Good news if you’re one of the many people unhappy that the U.S. women’s national team celebrated goals eight through 13 during its demolition of Thailand on Tuesday: You probably won’t see any goals eight through 13 for the rest of the tournament.
There are six teams at the 2019 Women’s World Cup that are ranked lower than Thailand in FIFA’s women’s rankings: Argentina, Nigeria, Cameroon, South Africa, Jamaica, and the Americans’ next opponent, Chile. But Chile and its star keeper Christiane Endler kept Sweden scoreless for 84 minutes before running out of gas and allowing two late goals. Argentina has already produced one of the shock results of the tournament, holding 2011 winner Japan scoreless in its opening fixture. Canada struggled to break down Cameroon’s defense and beat them with just one goal. South Africa scored first and was still tied with Spain before Nothando Vilakazi’s 82nd-minute red card opened the door for Spain to score twice more.
The tournament’s slightly less underdoggy underdogs have also impressed. New Zealand kept the Netherlands at bay until second-half stoppage time. Italy shocked Australia. Scotland made England sweat for its opening round win. The only favorites to have cruised are the actual favorites, France and the U.S., along with Norway and a Brazil team whose demise may have been greatly exaggerated.
Because so many of these close games have featured one-way traffic, and so many of these potential upsets have fizzled out after the 80th minute, there’s a sense that a tournament billed as potentially the best ever has lacked entertainment value. But it’s the right of the weak in soccer to play to keep games close, to try to steal a goal at the other end. For the first time in history, these traditional lesser lights of women’s soccer are proving themselves capable of standing up and resisting the world’s big teams, and that in and of itself is a big step in the evolution of the sport.
Even down 3–0 coming into the second half, Thailand barely attacked, knowing an open game wasn’t going to do it any favors. A non-open game didn’t do it any favors either, alas. But Thailand and its fellow minnows aren’t playing for style points. They want results. Perhaps that’s because there’s a feeling that if they bring home a win (or a draw against a strong team) from the World Cup, it will make the powers that be in their federations pay attention to the women’s side of the game and invest more money in the program to help boost the level of play further. “We have started getting support now from the Argentinean football federation for the team,” said coach Carlos Borrello after the draw. “It’s true that results help a lot, and this will definitely help and reinforce all the work.”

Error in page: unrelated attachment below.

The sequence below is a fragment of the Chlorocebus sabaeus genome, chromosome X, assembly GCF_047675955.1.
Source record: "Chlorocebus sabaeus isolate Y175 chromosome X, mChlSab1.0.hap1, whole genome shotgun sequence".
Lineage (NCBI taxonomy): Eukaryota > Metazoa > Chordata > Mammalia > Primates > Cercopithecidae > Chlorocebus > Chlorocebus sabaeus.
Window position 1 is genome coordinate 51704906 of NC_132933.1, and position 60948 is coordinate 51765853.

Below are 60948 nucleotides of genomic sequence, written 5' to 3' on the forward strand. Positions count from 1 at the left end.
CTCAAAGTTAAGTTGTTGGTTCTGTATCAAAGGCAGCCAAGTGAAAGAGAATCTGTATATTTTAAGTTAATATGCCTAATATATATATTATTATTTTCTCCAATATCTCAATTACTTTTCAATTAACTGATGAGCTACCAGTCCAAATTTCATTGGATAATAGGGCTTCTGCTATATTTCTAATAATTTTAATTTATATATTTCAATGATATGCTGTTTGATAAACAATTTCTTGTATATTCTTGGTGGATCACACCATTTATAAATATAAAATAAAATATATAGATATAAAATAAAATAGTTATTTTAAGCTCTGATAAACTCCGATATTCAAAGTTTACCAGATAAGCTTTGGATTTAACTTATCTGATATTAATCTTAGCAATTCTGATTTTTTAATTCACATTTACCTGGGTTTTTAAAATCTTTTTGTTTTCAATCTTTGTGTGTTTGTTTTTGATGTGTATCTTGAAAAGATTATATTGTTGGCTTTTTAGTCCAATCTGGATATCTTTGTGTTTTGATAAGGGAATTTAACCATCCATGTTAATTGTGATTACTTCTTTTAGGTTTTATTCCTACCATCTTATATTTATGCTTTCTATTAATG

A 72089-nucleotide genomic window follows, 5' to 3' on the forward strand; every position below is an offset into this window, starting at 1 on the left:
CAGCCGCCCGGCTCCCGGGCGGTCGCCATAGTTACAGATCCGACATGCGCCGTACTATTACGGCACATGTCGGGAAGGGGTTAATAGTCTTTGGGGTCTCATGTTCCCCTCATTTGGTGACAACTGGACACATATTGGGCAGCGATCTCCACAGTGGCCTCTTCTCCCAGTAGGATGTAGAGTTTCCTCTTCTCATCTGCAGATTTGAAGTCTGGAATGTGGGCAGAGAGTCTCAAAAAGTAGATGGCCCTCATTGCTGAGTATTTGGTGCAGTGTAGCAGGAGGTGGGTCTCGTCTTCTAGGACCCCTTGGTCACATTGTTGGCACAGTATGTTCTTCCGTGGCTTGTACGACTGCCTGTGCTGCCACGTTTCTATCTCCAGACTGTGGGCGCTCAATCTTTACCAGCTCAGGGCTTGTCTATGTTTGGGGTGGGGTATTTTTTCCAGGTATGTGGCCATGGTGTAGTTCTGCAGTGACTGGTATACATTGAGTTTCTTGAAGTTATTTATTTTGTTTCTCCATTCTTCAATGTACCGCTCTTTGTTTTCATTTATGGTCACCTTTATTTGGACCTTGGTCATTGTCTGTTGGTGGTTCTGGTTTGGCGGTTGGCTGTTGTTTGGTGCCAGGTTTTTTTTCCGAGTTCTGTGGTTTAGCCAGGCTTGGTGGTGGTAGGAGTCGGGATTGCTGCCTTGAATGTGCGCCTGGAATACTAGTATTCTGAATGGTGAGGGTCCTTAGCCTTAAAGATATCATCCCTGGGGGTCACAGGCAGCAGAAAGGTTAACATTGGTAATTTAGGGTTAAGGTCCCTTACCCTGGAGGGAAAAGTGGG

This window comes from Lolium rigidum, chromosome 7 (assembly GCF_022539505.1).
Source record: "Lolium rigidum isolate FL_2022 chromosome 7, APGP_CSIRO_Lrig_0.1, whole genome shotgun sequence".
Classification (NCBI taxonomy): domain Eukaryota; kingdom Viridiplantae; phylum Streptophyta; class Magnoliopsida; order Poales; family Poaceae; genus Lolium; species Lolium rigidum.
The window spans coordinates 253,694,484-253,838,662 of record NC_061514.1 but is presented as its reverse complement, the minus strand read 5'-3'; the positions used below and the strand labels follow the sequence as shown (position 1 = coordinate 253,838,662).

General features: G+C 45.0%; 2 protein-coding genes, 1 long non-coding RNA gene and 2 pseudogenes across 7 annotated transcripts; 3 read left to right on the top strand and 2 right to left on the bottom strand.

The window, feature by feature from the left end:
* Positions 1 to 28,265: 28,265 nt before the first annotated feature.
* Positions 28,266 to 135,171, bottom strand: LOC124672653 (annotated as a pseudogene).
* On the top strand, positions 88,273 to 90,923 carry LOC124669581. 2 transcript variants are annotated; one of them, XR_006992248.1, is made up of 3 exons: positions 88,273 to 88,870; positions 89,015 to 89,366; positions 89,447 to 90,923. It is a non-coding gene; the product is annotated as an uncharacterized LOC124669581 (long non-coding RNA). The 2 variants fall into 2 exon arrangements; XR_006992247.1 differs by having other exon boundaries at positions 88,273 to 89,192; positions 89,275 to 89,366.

It’s a bit of a Catch-22. The players feel they have to get results to earn more money, but the surest way to get results is to put more money into your program upfront. No country is immune from this, not even the U.S., whose players have sporting situations that would be the envy of most of their competition, yet are still suing their federation for equal treatment and financial compensation. Which they deserve, no matter if they beat Thailand by 13 goals.
But FIFA and many of the world’s domestic governing bodies have proved more interested in monetary results than competitive ones. Thailand did win a game at the 2015 World Cup, against fellow debutantes the Ivory Coast, and its federation pledged more money to the program. That doesn’t appear to have happened: The Guardian says a good chunk of the Thai team’s budget comes directly from its general manager, Nualphan Lamsam. The Jamaica team hosted fundraisers so it could afford to go to the World Cup. Argentina’s women didn’t play a game between 2015 and 2017, and once reportedly slept on the bus while traveling to an international friendly because the federation hadn’t booked a hotel.
That’s not the behavior of institutions that care about how their teams will fare at the world’s showcase tournament. The conditions are unequal, but the struggle is the same, and no matter what country they’re from, these women shouldn’t have to spend the World Cup competing for their sporting lives and the futures of their national team programs. The stage (and the prize money, also wildly imbalanced in favor of the men but not insignificant to the many semipro and amateur players competing in France) ought to be enough. When it is, that will be something worth celebrating.